The following is an excerpt from City Parks, Clean Water, a report by the Trust for Public Land’s Center for City Park Excellence that examines the role of urban parks in managing stormwater. This is the sixteenth installment in a series of 20 posts.
It isn’t always possible to reach a compromise when it comes to different uses within a park. In Maryland, when 2.5-acre Kemp Mill Urban Park, with its ornamental pond, came up for renovations, the Montgomery County Department of Environmental Protection (DEP) asked the park agency to consider treating runoff from the adjacent street in the water basin. It would become one of many sites where the county planned to reduce neighborhood runoff to meet water quality standards.
It seemed like a win-win situation. The iconic pond was popular with the community, and the renovations would add artificial wetlands and increase water circulation to better mimic a complete ecosystem. But planners at the Maryland-National Capital Park and Planning Commission, which oversees the park, worried that the addition of oil, salt, sediment, and other street pollution would be too much for the delicate water pumps and sensitive vegetation. (After extensive study, the park commission had concluded that mechanical separators and other pre-treatment techniques were incompatible with the site.) The biggest obstacle, however, was the county’s requirement that all stormwater facilities in parks be maintained by DEP, rather than by the park commission.
“We knew from experience that DEP would maintain our pond as a stormwater feature, not as an ornamental pond. There was plenty of good will from each agency, but DEP had a very different maintenance plan,” explained Aaron Feldman, designer for the park commission. “We calculated that somebody would have to dredge the pond every six months to remove sediment, and we worried that the plants would have to be replaced after every winter of salty runoff. That level of maintenance just wouldn’t get done, and eventually the park might fill up with algae or just be a dry pond between big rainstorms.”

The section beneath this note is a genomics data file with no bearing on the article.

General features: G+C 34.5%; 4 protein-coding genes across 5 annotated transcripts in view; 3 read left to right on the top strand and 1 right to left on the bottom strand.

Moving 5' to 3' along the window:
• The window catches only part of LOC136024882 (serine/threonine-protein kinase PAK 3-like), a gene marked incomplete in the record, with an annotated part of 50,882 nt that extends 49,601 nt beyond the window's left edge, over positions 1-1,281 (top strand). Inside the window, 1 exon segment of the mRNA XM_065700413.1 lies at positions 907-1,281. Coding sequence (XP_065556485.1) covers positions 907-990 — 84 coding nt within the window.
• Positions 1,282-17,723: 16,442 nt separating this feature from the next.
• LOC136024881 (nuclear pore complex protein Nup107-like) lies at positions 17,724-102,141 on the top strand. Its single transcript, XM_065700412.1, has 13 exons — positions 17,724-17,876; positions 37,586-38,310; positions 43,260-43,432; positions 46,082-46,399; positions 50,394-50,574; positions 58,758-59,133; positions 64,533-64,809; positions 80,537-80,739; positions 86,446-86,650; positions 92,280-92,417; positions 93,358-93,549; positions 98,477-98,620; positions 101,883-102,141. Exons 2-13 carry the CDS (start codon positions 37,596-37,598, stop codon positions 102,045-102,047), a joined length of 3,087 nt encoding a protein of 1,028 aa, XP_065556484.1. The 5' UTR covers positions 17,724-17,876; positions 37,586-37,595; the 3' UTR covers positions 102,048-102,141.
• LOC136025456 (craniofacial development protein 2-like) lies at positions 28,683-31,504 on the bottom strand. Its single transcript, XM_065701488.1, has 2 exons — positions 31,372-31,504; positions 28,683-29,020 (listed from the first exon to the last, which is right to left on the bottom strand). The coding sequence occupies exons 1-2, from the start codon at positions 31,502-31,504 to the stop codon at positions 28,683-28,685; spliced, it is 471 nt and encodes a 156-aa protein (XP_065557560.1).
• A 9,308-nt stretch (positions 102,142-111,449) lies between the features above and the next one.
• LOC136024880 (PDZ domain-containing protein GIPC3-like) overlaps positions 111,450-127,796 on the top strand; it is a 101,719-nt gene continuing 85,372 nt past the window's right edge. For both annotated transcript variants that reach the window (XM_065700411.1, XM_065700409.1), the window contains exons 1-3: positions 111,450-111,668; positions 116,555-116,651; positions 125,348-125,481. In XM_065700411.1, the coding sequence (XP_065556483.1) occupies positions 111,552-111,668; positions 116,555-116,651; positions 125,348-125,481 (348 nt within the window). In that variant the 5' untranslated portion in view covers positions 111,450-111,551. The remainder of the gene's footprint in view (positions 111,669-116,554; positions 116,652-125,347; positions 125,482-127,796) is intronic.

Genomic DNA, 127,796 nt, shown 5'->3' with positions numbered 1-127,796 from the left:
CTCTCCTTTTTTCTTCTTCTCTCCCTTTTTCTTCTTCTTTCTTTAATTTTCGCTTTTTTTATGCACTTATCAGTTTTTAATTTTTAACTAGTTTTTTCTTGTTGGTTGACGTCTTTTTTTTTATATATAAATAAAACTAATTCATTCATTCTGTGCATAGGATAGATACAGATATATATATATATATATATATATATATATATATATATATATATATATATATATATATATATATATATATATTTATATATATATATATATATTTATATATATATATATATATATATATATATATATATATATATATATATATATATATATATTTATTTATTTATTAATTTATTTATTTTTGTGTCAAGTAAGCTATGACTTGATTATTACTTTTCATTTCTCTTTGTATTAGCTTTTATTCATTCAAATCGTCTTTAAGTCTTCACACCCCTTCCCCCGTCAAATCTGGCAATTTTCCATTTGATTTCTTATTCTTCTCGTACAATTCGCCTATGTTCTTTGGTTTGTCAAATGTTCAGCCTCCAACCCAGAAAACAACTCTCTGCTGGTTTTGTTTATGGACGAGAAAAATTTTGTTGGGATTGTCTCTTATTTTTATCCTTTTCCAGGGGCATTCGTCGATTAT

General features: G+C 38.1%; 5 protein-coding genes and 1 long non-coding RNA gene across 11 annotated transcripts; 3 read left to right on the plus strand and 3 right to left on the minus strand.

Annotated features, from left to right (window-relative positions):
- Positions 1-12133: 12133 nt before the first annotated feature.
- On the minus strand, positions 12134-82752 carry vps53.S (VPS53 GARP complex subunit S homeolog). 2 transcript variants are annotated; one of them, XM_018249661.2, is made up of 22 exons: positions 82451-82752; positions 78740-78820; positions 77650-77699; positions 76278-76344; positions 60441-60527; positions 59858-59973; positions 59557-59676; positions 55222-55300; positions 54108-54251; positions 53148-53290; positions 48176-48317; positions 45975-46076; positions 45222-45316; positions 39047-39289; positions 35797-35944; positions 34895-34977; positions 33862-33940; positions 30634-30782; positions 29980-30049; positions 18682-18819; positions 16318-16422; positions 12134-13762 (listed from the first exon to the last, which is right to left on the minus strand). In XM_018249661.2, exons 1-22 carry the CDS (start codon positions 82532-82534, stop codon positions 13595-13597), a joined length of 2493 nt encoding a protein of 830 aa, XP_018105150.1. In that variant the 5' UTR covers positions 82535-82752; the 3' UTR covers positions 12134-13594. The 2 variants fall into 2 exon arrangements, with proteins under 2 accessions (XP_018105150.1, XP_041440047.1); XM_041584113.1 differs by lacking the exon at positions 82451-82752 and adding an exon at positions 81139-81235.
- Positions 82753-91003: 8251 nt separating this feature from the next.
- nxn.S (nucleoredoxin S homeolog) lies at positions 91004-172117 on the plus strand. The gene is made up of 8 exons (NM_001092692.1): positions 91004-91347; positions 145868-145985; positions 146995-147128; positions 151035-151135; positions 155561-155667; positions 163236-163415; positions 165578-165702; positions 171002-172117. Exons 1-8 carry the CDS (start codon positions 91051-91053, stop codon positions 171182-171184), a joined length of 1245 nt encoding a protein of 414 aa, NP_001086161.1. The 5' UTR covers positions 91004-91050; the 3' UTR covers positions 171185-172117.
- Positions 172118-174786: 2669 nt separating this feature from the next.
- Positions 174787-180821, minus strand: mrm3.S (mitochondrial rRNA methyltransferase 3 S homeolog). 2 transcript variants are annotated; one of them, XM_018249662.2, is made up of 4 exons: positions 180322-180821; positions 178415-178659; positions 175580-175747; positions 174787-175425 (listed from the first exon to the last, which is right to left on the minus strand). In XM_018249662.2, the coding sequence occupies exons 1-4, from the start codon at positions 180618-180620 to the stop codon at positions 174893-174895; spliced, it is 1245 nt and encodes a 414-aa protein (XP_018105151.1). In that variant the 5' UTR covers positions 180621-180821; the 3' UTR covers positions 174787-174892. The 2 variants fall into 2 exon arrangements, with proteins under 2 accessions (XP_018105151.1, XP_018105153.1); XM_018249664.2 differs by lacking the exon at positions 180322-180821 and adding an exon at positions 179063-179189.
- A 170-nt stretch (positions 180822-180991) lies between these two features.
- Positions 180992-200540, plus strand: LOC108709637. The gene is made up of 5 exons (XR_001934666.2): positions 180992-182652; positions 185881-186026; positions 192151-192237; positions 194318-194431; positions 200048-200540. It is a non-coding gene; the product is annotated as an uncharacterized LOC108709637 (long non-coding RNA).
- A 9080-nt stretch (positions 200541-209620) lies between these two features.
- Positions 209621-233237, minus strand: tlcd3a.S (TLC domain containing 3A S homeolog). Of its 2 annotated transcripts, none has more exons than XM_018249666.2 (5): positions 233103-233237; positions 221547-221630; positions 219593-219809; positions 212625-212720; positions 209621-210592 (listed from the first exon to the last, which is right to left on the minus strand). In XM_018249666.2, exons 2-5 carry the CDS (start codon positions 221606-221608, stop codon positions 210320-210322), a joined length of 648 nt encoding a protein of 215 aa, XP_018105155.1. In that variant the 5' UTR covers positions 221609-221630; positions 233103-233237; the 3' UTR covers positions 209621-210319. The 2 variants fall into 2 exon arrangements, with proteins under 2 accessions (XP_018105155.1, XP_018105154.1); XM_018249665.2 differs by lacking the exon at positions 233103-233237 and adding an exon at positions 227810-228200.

“In the end, we concluded that the pond couldn’t be both a defining feature of the park and a runoff control tool,” adds Feldman. “We were lucky that people were willing to stand up for the original intent of the park.” The county is looking at other sites to meet its pollution control standards instead.
A classic case of a ragged community process over a proposed redesign to control stormwater occurred at Kalorama Park in Washington, D.C. A 3-acre park in a dense neighborhood of apartment buildings and rowhouses, Kalorama Park slopes down from a major road with residences on all sides. Over time, erosion became steadily more obvious. A group of neighbors, working with a landscape architect, devised a plan to use permeable concrete to repave an old plaza at the park’s highest point. The group also selected several downhill locations for both water storage swales and new overflow drains. A different group, dismayed by the planned destruction of historic resources, asked that the park’s drainage pipes first be investigated for possible clogging before any new construction was done. With lack of clear direction and oversight, other activists entered the fray, including a group of parents who wanted a new playground.
In light of the controversy, the project lurched forward slowly, with neighbors increasingly fragmented over the solutions and even the problems. Swales were built and drains installed, but since neither pre-construction nor post-construction stormwater flow was measured, no one knew if they were working – which exacerbated the controversy. The construction work, done by a firm experienced only with highways, was not adequately overseen by the park department, resulting in the installation (and subsequent removal) of roadway-scaled drains on people-scaled walking paths. At the time of this posting, the neighborhood and city are still not unified on a comprehensive plan to move forward.
Many factors led to these challenges for Kalorama. As a small park in a dense neighborhood, Kalorama may be a sort of political pressure cooker with little physical room for compromise. Perhaps issues of historical authenticity complicate the ability to compromise over innovative designs. Maybe the negative impacts of stormwater were not so publicly visible, or perhaps the civic leadership was not clear enough in describing and justifying the proposed solutions. All these factors, and more, need to be carefully considered when a community begins the process of evaluating a park for stormwater management.
Filed under: green infrastructure, maintenance/management, partnerships, planning | Tagged: Center for City Park Excellence, City Parks Clean Water, Kalorama Park, Kemp Mill Urban Park, stormwater management, Trust for Public Land, urban parks |